There are more than 100 million people over the age of 60 years as per the 2011 Census. Almost 60% people are economically dependent, and nearly 50% people above 60 years are subject to physical and verbal abuse in their homes. Ashwani Kumar, 64, former member of Parliament and former law minister, explained to us why he is fighting a public-interest litigation in the Supreme Court seeking more assistance for the elderly. Excerpts from the interview:
What was that one thing that provoked you to file this PIL?
I come from Punjab, and I saw that even in a progressive state like Punjab where there has been a very strong tradition of joint families where children look after their parents, I noticed neglect of the elderly and members of the older generation who are vulnerable in their own families and who are economically dependent on their children.
Many people and families come to me with various requests, which only show the utter neglect and abuse they were suffering in their own homes.
Many people want to stay away from their children, particularly sons and daughters-in-law, and I realised that it was a serious humanitarian issue.
I therefore allocated over Rs 2.15 crore from my Member of Parliament Local Area Development Fund (MPLAD) funds for the construction of an old people’s home in Gurdaspur district of Punjab. This is one of the first old age people’s home that houses more than 50 people at one time. HelpAge India is running the home. I insisted that an independent organisation with known credibility and professionalism should run the home so that there is no exploitation.
I am extremely satisfied that I was able to do that but then I realised that we need many such old people’s home across the country. When I researched on the subject, I realised that nothing less than a directive from the Supreme Court would enable us to have a programme for the rehabilitation and care of the elderly people.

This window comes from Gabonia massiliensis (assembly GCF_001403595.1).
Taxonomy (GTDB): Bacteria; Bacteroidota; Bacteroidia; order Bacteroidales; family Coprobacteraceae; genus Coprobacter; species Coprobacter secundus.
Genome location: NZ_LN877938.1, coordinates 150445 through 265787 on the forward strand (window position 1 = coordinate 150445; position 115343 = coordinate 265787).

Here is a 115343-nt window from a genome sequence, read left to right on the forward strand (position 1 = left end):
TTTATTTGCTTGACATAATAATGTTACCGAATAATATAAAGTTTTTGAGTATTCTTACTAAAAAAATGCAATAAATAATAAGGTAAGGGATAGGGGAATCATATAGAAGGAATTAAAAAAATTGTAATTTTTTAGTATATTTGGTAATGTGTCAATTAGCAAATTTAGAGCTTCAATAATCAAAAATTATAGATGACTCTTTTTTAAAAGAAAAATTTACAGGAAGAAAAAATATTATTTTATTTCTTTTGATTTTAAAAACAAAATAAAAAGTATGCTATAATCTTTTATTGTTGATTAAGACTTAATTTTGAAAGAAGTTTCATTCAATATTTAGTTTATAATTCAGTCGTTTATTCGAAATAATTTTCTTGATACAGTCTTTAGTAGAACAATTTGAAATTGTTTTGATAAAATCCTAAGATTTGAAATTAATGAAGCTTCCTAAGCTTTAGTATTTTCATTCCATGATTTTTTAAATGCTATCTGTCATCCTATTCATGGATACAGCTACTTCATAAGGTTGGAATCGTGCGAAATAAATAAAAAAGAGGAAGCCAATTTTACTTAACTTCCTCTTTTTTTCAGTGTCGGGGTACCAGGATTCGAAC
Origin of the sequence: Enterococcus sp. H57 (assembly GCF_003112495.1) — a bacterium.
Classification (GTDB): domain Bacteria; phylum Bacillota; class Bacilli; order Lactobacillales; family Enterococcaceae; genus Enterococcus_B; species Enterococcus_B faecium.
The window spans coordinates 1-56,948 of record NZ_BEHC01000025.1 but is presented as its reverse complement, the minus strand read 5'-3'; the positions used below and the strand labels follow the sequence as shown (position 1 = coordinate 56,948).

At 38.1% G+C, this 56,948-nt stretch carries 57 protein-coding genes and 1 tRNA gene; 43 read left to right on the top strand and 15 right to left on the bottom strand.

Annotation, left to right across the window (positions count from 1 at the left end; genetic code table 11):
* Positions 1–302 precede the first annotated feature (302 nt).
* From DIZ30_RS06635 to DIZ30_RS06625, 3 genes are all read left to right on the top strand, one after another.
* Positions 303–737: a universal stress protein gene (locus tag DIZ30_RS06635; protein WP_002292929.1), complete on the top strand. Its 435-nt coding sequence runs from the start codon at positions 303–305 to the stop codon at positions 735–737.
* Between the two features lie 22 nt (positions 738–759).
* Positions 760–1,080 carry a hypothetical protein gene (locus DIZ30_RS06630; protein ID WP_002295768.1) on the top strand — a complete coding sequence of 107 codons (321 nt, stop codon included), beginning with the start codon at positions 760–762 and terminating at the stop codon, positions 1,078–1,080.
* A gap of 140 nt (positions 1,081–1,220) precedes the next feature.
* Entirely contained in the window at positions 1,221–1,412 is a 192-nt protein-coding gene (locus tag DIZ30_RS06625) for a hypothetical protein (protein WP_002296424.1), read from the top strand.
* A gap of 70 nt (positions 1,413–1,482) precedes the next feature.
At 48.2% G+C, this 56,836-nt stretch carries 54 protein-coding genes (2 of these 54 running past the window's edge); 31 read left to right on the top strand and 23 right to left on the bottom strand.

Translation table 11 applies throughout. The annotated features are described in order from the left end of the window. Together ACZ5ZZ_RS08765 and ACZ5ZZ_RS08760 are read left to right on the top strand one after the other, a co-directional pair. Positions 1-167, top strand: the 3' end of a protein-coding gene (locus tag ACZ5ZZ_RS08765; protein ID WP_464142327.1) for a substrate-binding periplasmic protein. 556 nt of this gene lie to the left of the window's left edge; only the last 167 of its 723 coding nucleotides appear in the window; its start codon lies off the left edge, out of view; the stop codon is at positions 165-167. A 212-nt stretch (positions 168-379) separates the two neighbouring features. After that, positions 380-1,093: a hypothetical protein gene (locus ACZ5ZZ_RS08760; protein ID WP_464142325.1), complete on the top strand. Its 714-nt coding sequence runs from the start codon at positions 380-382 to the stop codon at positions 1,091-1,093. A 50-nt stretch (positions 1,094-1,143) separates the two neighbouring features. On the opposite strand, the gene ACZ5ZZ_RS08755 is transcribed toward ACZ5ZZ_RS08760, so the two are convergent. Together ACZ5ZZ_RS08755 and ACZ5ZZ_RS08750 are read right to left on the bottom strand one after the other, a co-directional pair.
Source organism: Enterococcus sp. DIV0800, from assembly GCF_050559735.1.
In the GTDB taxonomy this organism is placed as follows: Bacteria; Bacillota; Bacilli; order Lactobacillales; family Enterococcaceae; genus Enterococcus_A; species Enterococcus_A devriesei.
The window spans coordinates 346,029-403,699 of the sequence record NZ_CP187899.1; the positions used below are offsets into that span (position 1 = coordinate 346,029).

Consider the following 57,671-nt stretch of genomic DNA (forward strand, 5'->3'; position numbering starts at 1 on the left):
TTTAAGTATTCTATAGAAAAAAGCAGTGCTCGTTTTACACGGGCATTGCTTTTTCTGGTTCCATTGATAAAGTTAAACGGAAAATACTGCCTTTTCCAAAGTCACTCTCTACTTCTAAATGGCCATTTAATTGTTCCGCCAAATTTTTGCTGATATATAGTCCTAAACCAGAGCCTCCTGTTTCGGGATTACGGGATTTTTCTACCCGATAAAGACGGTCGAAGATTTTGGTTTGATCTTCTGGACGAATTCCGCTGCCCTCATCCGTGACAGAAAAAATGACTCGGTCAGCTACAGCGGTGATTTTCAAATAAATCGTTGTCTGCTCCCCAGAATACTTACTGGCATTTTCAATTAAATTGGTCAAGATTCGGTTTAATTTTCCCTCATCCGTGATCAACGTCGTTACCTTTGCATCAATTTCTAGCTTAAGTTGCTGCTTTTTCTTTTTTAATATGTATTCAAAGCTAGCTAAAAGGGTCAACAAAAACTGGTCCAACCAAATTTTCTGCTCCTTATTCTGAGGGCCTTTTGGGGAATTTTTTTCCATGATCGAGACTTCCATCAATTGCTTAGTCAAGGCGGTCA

Please remember that we have, as per 2011 Census, more than 100 million elderly people over 60 years. Almost 60% people are economically dependent, and 50% plus people of 60 years+ age are subject to physical and verbal abuse in their homes. By 2026, this population is going to exceed 170 million.
The state’s financial and moral support is dismal compared to the problems we face on the elderly people’s front, and it is a sad commentary on our social justice system.
Even though we are now a $2 trillion economy, barring a few states, the money allocated towards old age pensions ranges from Rs 200 per month per person to Rs 1,500 per month per person. The Rs 200 pension was fixed years ago, and it has no relevance to the cost of living today.
So, my appeal to the SC is for a minimum pension of Rs 2,000 per month per person for all elderly people.
The idea is to give to the elderly a minimum amount of financial help that can ensure a life of dignity and well being in the autumn of their lives.
I have also appealed for medical and geriatric centres for old people’s medical care. You would be surprised to note that as per the figures available with us given by the government, there are only two such centres – one in Chennai and one in AIIMS, Delhi and I think 3-4 other regional centres. Just imagine the scale of the problem and the kind of apathy that defines the approach of the government to the humanitarian problem.